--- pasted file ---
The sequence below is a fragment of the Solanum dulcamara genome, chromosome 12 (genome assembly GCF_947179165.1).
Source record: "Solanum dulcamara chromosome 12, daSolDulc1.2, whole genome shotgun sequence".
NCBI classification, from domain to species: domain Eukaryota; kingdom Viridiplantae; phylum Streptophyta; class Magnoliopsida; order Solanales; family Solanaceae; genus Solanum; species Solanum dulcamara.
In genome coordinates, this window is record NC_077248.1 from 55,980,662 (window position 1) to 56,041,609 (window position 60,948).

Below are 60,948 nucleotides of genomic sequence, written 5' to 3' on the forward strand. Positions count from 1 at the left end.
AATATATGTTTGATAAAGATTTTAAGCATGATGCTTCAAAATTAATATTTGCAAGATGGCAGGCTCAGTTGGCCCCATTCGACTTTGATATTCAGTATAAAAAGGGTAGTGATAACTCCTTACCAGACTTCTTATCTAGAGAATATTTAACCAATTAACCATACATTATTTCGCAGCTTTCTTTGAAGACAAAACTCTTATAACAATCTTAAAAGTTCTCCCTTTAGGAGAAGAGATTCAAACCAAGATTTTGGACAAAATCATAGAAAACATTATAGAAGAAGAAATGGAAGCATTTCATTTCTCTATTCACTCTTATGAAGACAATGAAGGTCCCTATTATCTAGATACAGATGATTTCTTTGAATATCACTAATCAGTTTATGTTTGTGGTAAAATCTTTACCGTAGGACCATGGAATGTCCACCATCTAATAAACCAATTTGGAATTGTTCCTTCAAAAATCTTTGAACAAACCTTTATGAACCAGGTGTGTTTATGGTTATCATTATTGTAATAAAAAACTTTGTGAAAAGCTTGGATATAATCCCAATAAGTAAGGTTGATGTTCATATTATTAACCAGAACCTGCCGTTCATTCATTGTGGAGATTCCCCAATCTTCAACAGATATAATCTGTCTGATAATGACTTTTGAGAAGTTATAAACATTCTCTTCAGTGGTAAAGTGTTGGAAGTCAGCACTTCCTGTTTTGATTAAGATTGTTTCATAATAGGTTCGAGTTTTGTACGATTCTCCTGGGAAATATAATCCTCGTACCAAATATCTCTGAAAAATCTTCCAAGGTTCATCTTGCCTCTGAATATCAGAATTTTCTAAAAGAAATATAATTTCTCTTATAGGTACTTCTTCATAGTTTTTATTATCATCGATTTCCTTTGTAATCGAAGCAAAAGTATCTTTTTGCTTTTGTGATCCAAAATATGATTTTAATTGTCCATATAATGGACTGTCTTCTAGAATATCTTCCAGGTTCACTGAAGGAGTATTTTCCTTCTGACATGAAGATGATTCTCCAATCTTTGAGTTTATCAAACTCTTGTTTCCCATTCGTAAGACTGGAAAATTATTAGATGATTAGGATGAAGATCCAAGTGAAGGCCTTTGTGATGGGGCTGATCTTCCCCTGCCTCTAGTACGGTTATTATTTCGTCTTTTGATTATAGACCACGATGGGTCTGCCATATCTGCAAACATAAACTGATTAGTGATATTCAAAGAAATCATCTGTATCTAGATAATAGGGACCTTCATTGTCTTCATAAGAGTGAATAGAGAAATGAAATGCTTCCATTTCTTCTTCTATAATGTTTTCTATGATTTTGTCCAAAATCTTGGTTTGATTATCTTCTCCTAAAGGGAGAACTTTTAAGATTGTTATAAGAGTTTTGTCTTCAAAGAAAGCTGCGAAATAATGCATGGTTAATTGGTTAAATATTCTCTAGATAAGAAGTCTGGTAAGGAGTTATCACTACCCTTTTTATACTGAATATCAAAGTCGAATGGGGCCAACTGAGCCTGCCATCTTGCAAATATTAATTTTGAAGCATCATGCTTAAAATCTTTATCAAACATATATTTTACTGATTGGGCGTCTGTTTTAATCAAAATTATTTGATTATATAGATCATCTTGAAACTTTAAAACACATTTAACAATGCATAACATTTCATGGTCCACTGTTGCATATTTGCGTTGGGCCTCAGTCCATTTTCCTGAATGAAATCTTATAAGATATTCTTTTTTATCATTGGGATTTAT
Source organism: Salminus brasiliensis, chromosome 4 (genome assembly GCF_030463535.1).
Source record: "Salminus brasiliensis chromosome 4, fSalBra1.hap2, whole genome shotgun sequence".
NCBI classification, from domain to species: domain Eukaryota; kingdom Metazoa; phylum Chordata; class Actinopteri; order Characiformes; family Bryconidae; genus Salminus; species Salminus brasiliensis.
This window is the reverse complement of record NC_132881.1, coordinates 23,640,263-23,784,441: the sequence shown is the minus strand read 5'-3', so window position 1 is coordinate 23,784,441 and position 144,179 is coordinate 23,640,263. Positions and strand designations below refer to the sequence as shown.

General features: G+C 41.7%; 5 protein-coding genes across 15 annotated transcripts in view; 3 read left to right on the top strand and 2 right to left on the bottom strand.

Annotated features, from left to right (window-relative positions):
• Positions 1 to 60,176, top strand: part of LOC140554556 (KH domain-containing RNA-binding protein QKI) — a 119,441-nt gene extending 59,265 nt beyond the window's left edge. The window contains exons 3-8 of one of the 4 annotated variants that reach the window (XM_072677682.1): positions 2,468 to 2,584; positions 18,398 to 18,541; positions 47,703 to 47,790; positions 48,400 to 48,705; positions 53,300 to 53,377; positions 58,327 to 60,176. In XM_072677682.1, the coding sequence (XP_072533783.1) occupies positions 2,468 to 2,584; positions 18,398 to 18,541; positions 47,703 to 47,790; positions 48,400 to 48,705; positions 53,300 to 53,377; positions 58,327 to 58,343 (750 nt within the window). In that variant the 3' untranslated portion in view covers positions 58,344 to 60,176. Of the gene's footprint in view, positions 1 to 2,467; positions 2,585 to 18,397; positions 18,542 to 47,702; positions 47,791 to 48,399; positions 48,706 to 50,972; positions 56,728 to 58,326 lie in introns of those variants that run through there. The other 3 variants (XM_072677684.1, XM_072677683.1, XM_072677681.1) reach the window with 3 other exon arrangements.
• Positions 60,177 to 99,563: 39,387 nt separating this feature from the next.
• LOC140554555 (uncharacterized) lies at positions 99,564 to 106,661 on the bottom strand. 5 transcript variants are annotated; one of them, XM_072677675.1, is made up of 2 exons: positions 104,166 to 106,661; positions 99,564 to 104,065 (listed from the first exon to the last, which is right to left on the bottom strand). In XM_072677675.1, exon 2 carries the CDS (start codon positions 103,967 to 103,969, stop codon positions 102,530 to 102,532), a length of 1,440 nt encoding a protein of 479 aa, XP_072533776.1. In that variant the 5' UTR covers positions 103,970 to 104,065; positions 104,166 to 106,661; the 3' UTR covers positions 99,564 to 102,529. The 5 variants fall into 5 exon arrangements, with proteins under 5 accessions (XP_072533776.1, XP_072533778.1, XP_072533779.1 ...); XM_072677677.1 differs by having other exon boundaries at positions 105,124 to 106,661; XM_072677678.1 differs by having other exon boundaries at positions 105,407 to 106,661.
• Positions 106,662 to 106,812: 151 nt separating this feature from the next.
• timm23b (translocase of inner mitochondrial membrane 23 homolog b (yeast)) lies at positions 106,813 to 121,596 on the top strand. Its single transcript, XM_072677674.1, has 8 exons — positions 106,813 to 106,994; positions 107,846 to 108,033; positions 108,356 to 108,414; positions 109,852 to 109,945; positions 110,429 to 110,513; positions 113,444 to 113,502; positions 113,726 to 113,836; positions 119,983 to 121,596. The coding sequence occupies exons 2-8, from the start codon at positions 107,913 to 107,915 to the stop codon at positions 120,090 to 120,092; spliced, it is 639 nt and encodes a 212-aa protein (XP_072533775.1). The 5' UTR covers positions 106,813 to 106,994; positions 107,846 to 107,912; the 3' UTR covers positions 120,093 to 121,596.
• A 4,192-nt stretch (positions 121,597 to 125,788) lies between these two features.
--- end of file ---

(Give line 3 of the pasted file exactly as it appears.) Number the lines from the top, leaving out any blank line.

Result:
NCBI classification, from domain to species: domain Eukaryota; kingdom Viridiplantae; phylum Streptophyta; class Magnoliopsida; order Solanales; family Solanaceae; genus Solanum; species Solanum dulcamara.